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Time and a Place: An Environmental History of Prince Edward Island — A Review

French River, PEI. Photo credit: Elizabeth Jewett

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Elizabeth L. Jewett

Time and a Place: An Environmental History of Prince Edward Island, edited by Edward MacDonald, Joshua MacFadyen and Irené Novaczek (Montreal and Kingston: McGill-Queen’s University Press, 2016).

As I read Time and a Place: An Environmental History of Prince Edward Island, my mind cast back to a scene from Anne of Green Gables, The Musical as townsfolk discuss the bad weather and the mail boat’s inability to reach the Island. One person chimes in humourously that it is a shame that the mainland’s been cut off again, shifting the central perspective to that of the island as opposed to the large landmass across the Northumberland Strait. Such commentary reinforces this collection’s emphases that the perception of islands as peripheral or marginal is relational, and that it is important to study islands on their own terms because they have deep and complex histories of human/non-human relationships that not only act as warning beacons of our potential environmental futures but also fuel ingenuities.

Time and a Place is an explicitly provincial environmental history that traces Prince Edward Island’s (PEI) ecosystems from its earliest formation to the present day and entwines tales of resource regimes, settlements, industries, knowledge systems, and tourist attractions. The introduction by MacDonald, MacFadyen, and Novaczek offers insights into the reasons for examining environmental change in one place over a very long period especially witnessed through the key touchstones of: islands, people, industry, and governance (9). It also advocates for “place-based” environmental explorations of Canada’s smaller province (10) and how islands provide useful sites to explore our environmental heritage and retrace our not so gentle human footprints.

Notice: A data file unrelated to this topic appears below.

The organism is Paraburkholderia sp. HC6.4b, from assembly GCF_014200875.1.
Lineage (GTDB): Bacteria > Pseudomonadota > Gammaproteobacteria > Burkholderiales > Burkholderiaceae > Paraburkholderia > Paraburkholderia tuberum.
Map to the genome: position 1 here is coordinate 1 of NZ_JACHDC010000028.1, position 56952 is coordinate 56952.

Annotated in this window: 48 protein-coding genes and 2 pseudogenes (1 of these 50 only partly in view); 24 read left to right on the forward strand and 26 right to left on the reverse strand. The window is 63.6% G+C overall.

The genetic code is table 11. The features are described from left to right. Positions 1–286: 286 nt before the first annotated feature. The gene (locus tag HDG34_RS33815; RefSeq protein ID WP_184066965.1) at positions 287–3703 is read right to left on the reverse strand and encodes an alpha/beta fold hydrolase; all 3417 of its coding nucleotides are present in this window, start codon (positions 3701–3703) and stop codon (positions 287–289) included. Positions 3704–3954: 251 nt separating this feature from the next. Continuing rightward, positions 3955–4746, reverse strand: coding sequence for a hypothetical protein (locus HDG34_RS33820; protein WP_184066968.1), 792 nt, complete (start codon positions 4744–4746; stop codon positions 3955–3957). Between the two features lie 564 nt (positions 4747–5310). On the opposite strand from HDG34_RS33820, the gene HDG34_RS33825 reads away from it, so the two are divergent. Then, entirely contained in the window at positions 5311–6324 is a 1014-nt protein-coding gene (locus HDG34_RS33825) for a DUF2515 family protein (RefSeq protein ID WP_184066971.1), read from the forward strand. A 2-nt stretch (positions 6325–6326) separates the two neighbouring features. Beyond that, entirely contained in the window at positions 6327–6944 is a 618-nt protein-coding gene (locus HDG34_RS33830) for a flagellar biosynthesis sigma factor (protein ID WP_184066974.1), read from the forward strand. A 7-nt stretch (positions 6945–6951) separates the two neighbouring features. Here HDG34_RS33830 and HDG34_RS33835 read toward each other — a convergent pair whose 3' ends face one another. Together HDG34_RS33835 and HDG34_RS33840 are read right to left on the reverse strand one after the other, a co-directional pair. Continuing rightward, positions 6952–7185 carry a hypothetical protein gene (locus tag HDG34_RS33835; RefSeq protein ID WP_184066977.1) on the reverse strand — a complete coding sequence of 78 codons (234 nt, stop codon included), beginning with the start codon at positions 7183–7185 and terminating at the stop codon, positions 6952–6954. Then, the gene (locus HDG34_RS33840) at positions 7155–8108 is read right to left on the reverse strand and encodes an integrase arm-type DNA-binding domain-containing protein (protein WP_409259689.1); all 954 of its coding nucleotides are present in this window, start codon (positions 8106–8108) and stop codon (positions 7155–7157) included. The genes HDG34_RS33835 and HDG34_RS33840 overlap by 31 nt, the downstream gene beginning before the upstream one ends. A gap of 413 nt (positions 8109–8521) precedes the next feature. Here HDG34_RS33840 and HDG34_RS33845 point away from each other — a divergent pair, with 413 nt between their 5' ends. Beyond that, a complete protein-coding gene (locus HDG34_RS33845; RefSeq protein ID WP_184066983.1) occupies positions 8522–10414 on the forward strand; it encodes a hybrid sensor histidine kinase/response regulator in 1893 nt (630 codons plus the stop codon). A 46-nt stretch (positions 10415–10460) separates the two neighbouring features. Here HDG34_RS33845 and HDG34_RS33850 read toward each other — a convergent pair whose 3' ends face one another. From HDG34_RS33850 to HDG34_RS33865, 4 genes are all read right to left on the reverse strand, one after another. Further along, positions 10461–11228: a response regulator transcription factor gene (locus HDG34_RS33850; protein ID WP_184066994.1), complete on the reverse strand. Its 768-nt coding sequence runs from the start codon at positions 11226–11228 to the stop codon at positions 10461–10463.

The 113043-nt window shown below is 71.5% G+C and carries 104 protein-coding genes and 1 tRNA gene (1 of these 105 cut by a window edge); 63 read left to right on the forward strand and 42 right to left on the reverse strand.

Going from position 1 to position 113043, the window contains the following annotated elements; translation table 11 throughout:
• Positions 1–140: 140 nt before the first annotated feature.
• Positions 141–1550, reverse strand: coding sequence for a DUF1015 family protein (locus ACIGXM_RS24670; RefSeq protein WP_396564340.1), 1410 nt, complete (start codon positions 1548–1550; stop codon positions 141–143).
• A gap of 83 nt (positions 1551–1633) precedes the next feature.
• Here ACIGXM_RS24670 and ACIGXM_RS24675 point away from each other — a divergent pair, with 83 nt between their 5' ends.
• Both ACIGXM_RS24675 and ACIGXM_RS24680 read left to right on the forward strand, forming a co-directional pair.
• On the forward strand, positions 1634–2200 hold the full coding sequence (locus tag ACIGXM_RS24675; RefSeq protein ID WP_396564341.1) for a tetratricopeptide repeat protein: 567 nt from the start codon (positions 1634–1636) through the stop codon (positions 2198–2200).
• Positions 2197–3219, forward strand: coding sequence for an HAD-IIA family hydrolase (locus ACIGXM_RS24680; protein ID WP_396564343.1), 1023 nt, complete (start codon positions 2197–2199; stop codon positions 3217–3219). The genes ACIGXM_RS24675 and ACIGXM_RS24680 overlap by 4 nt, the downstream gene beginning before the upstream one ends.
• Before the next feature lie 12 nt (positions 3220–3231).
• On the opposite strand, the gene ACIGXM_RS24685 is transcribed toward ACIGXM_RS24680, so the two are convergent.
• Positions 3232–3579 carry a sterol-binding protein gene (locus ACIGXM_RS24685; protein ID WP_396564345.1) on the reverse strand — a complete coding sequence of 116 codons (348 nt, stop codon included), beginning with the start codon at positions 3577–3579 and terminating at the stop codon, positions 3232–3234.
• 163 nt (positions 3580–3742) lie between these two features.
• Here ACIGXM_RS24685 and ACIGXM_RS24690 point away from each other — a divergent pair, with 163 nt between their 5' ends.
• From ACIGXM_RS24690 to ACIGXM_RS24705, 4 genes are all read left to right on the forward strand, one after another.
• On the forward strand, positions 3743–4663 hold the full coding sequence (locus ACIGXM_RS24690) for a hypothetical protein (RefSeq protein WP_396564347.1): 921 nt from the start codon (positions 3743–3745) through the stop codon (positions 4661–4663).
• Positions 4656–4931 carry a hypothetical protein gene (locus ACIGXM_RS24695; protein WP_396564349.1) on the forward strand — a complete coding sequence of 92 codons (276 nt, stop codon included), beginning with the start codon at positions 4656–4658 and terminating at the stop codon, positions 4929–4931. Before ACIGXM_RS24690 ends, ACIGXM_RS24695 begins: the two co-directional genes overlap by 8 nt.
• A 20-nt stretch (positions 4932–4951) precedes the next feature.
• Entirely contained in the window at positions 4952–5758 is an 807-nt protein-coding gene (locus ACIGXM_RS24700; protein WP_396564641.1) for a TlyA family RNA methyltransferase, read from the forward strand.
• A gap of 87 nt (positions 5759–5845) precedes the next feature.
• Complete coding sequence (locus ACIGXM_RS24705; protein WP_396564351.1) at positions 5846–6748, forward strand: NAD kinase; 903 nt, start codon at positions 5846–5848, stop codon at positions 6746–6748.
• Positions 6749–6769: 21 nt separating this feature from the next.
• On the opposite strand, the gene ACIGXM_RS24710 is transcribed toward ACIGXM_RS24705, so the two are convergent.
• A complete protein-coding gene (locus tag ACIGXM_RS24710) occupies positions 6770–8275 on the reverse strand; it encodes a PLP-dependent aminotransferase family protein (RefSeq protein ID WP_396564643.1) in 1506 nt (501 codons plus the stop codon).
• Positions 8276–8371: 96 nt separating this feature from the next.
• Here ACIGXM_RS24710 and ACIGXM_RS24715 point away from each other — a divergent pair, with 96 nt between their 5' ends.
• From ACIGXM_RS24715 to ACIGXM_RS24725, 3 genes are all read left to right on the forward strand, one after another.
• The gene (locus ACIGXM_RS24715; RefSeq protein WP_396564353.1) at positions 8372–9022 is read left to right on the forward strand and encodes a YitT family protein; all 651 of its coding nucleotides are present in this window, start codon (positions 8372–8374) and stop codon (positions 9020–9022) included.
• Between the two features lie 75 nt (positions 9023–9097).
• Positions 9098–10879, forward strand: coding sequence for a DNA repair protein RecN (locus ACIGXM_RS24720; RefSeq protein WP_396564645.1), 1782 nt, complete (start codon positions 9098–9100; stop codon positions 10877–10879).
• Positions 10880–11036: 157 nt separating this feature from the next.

The chapters introduce the reader to a range of imaginaries, lifestyles, occupations, and industries key to the Island’s past and present. John R. Gilles and Grame Wynn meditate on Islands, and PEI in particular, and how there is a boundedness to their geographies but also richness in their scope for human imaginations and constructions of cultural and natural histories. The former explores “islands as ecotones” and how to construct useful frameworks—spatial and temporal—for these places, and the latter considers the construction of PEI as laboratory and museum with fuzzy boundaries between the two. David Keenlyside and Helen Kristmanson explore the palaeography of PEI and transport the reader by way of the archaeological record through four periods of human presence (Palaeo-Indian, Archaic, Maritime Woodland, and Post-European contact). One of the main takeaways of the chapter is that after a very long time of “constant adaptation between humans and ecosystems”, the arrival of human populations “from away” over the past 500 years has greatly disrupted these systems, rapidly undone successful adaptations, and greatly affected Indigenous (Mi’kmaq) life (74-75, 81).